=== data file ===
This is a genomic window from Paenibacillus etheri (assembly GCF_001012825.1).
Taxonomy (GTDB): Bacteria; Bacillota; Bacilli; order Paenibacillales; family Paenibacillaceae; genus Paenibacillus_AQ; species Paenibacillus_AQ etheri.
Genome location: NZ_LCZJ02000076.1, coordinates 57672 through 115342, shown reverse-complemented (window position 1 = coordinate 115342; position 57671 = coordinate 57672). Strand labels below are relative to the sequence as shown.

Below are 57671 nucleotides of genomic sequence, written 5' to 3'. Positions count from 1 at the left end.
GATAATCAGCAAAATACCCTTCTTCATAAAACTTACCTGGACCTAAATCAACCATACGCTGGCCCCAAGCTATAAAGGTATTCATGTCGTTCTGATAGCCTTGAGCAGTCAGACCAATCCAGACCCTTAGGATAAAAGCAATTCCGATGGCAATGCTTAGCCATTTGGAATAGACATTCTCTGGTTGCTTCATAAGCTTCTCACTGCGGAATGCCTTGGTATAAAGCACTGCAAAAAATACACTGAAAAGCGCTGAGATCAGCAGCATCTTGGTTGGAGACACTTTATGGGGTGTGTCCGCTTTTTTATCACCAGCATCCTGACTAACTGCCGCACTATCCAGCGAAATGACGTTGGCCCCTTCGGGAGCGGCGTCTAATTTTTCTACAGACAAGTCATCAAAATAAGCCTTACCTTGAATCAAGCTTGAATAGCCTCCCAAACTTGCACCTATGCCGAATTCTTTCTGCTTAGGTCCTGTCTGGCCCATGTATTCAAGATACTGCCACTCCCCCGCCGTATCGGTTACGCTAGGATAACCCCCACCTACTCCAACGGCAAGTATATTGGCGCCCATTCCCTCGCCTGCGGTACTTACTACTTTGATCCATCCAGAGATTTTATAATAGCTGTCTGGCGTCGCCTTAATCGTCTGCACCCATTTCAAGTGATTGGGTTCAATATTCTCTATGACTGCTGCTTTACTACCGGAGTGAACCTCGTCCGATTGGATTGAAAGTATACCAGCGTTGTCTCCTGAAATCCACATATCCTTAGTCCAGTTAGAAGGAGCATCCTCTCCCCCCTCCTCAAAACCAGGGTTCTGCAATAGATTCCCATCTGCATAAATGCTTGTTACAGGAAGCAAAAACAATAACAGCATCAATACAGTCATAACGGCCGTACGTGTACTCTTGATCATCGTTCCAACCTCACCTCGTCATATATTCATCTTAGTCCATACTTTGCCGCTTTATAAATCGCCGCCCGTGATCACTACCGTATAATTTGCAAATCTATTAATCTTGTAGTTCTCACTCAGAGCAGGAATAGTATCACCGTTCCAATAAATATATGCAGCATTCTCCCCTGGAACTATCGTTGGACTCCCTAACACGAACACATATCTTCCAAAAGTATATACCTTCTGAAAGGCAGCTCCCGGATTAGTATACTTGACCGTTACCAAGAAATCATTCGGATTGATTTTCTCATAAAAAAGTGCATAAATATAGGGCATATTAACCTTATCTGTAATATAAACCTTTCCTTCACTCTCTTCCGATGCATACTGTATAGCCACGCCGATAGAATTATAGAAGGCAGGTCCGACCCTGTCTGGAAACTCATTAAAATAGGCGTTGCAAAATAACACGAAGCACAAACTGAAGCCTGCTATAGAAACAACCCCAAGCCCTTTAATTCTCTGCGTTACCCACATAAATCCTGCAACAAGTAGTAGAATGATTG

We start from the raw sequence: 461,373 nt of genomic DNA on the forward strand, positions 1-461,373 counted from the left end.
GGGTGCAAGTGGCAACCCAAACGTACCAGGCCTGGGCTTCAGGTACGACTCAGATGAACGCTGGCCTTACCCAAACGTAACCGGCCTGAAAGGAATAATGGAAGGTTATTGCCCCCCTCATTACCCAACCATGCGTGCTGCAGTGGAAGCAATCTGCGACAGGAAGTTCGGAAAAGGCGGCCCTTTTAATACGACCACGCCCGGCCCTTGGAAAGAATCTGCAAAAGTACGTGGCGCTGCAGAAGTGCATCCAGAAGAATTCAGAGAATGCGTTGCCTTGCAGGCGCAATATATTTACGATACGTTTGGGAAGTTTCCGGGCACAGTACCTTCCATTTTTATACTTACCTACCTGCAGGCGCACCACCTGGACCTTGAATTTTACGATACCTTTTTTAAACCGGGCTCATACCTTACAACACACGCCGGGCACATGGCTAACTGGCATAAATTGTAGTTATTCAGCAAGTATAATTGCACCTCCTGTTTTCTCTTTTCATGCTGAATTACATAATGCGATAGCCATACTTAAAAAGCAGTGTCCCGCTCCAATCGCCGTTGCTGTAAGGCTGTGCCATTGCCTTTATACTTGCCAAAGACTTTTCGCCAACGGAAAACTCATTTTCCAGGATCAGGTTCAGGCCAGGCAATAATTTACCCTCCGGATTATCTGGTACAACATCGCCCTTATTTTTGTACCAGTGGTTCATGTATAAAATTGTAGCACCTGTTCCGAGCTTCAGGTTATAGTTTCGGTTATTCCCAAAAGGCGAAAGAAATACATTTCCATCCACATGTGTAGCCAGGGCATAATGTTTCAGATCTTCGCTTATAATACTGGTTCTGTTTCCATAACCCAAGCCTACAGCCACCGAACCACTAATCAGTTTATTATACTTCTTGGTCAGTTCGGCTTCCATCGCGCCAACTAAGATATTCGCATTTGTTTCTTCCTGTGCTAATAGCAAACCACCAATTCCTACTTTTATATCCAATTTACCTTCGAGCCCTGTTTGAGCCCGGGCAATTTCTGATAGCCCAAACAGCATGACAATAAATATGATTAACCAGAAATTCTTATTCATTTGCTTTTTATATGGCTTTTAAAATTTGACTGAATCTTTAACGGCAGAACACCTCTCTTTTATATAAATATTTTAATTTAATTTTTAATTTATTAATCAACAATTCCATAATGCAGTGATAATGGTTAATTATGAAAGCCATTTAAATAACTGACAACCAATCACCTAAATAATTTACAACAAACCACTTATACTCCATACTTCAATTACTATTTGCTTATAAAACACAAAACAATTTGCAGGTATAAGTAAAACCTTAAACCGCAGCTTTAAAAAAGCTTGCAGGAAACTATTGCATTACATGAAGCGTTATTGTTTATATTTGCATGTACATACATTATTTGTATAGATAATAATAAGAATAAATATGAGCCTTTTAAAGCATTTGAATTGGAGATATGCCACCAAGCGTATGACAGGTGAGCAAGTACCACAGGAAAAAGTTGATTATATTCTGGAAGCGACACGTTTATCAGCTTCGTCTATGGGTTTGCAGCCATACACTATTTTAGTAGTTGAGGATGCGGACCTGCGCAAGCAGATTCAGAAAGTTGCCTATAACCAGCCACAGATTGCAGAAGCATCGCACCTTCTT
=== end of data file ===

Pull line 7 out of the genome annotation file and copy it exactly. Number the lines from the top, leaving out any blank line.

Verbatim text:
GGGTGCAAGTGGCAACCCAAACGTACCAGGCCTGGGCTTCAGGTACGACTCAGATGAACGCTGGCCTTACCCAAACGTAACCGGCCTGAAAGGAATAATGGAAGGTTATTGCCCCCCTCATTACCCAACCATGCGTGCTGCAGTGGAAGCAATCTGCGACAGGAAGTTCGGAAAAGGCGGCCCTTTTAATACGACCACGCCCGGCCCTTGGAAAGAATCTGCAAAAGTACGTGGCGCTGCAGAAGTGCATCCAGAAGAATTCAGAGAATGCGTTGCCTTGCAGGCGCAATATATTTACGATACGTTTGGGAAGTTTCCGGGCACAGTACCTTCCATTTTTATACTTACCTACCTGCAGGCGCACCACCTGGACCTTGAATTTTACGATACCTTTTTTAAACCGGGCTCATACCTTACAACACACGCCGGGCACATGGCTAACTGGCATAAATTGTAGTTATTCAGCAAGTATAATTGCACCTCCTGTTTTCTCTTTTCATGCTGAATTACATAATGCGATAGCCATACTTAAAAAGCAGTGTCCCGCTCCAATCGCCGTTGCTGTAAGGCTGTGCCATTGCCTTTATACTTGCCAAAGACTTTTCGCCAACGGAAAACTCATTTTCCAGGATCAGGTTCAGGCCAGGCAATAATTTACCCTCCGGATTATCTGGTACAACATCGCCCTTATTTTTGTACCAGTGGTTCATGTATAAAATTGTAGCACCTGTTCCGAGCTTCAGGTTATAGTTTCGGTTATTCCCAAAAGGCGAAAGAAATACATTTCCATCCACATGTGTAGCCAGGGCATAATGTTTCAGATCTTCGCTTATAATACTGGTTCTGTTTCCATAACCCAAGCCTACAGCCACCGAACCACTAATCAGTTTATTATACTTCTTGGTCAGTTCGGCTTCCATCGCGCCAACTAAGATATTCGCATTTGTTTCTTCCTGTGCTAATAGCAAACCACCAATTCCTACTTTTATATCCAATTTACCTTCGAGCCCTGTTTGAGCCCGGGCAATTTCTGATAGCCCAAACAGCATGACAATAAATATGATTAACCAGAAATTCTTATTCATTTGCTTTTTATATGGCTTTTAAAATTTGACTGAATCTTTAACGGCAGAACACCTCTCTTTTATATAAATATTTTAATTTAATTTTTAATTTATTAATCAACAATTCCATAATGCAGTGATAATGGTTAATTATGAAAGCCATTTAAATAACTGACAACCAATCACCTAAATAATTTACAACAAACCACTTATACTCCATACTTCAATTACTATTTGCTTATAAAACACAAAACAATTTGCAGGTATAAGTAAAACCTTAAACCGCAGCTTTAAAAAAGCTTGCAGGAAACTATTGCATTACATGAAGCGTTATTGTTTATATTTGCATGTACATACATTATTTGTATAGATAATAATAAGAATAAATATGAGCCTTTTAAAGCATTTGAATTGGAGATATGCCACCAAGCGTATGACAGGTGAGCAAGTACCACAGGAAAAAGTTGATTATATTCTGGAAGCGACACGTTTATCAGCTTCGTCTATGGGTTTGCAGCCATACACTATTTTAGTAGTTGAGGATGCGGACCTGCGCAAGCAGATTCAGAAAGTTGCCTATAACCAGCCACAGATTGCAGAAGCATCGCACCTTCTT